We all remember going to the doctor’s as a kid and getting our shots. While hardly a pleasant experience, those shots did protect us against a wide variety of diseases, from the flu to the measles. The same is true of chickens. Our poultry needs their vaccinations just as much as we do, though for very different diseases.
While vaccinating your chickens can get confusing, we’ve broken it down into this easy-to-read guide:
Why Vaccinate Your Chickens?
Simply put, vaccines prevent diseases. They are vital to keeping a healthy, happy flock and preventing an outbreak from spreading throughout your region. How is this done? No matter if they’re for humans or chickens, vaccines carry a weakened or inactive form of the virus. This triggers a response from the immune system, which learns how to fight back against the disease later on.
It is important to note that while vaccines work the vast majority of the time, nothing in medicine is 100% effective. This can cause people to become skeptical, but there is no need to be. By not vaccinating your chickens, they will almost certainly get sick. However, by vaccinating them, they will almost certainly not get sick. Even if one bird in your flock falls ill, one is far better than all.
Which Vaccines Should You Get?
Backyard chickens don’t need the same vaccine regimen as commercial chickens. That’s because some of the diseases that commercial chickens are exposed to (such as Infection Bronchitis or Infectious Laryngotracheitis) are not as prevalent in backyard flocks. They also run a much lower risk of it spreading outside of the flock.
Nevertheless, there are three major vaccines that all backyard chickens should get. Here’s where to start:
Marek’s Disease – 1 day old
Marek’s Disease is one of the most serious and most common diseases found in backyard chickens. It can cause tumors, blindness, partial paralysis, and more. There is no treatment, and when birds are infected, they are infected for life. Marek’s Disease can spread to anywhere from 10-50% of your flock, killing up to 100%. While some chickens may survive, they will suffer from life-long effects.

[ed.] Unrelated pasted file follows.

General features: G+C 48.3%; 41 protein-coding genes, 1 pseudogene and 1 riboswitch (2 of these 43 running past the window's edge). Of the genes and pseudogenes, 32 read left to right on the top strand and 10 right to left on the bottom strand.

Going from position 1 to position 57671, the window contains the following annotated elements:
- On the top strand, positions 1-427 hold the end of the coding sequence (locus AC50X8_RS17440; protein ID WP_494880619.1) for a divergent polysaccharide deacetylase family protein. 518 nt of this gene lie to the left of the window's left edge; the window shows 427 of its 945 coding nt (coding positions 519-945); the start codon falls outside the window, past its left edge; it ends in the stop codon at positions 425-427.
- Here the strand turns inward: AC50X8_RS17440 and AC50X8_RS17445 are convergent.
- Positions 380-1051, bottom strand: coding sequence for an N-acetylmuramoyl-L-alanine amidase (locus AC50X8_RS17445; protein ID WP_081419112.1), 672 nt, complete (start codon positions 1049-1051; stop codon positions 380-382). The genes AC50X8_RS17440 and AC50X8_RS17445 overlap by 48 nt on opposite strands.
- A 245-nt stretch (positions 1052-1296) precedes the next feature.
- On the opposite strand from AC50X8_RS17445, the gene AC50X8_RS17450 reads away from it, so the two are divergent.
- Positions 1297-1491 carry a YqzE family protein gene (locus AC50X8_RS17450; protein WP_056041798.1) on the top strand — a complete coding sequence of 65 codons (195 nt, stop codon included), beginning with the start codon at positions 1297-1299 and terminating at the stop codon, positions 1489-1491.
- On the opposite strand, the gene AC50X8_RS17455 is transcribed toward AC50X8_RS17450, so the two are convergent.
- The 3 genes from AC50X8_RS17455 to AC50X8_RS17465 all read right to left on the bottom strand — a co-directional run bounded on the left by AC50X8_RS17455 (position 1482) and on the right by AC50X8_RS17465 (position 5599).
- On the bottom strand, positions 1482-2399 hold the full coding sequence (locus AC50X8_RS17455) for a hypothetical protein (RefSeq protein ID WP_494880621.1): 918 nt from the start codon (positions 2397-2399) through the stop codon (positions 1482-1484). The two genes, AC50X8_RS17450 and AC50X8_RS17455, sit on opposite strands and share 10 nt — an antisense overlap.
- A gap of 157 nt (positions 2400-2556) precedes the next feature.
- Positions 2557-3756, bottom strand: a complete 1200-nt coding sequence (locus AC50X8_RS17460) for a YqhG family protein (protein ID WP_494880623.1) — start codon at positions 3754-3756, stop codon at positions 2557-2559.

Vaccinating your chickens against Marek’s Disease can drastically reduce the spread of the disease. Most chickens are vaccinated the day they hatch. This is done for two reasons. The first is how pervasive Marek’s Disease is, easily spreading through much of your flock. The second reason is that even day-old chicks can be infected. As such, by vaccinating your chicks as soon as possible, you will best protect them from this disease.
Newcastle Disease – 14 to 21 days old
While not as common or as severe as Marek’s, Newcastle Disease can become a serious problem in many backyard flocks. It is spread through feces, secretions, and other droppings. It can even spread to humans who have been in direct contact with infected birds. The disease can range from mild to severe, and it includes many symptoms such as coughing, sneezing, diarrhea, drooping wings, paralysis, or sudden death. There is no treatment for Newcastle Disease, and chickens’ mortality rates can reach up to 100%.
It is recommended that chickens get vaccinated when they’re 14 to 21 days old. The vaccine is not administered through a shot, but rather it is mixed in with your chickens’ water.
Fowl Pox – 10 to 12 weeks old
Finally, there’s fowl pox. Also known as avian pox, it is a highly contagious disease that is extremely common in unvaccinated backyard chickens. It can spread to virtually any bird species, including chickens, ducks, turkeys, pheasants, wild birds, and more. There are two types of fowl pox: dry pox and wet pox. Dry pox is characterized by skin lesions that develop over the skin’s un-feathered areas (think the comb or wattle). Wet pox, meanwhile, has the skin lesions develop on the oral cavity, trachea, or larynx. Overall, fowl pox has a low mortality rate, but it can adversely impact your chicken’s health and egg production.
Vaccination for fowl pox should begin anywhere from 10 to 12 weeks of age. It is administered through the wing-stick method. After vaccinating, check your birds for a “vaccination take” (swelling or scab formation around the injection site) roughly 7 to 10 days later.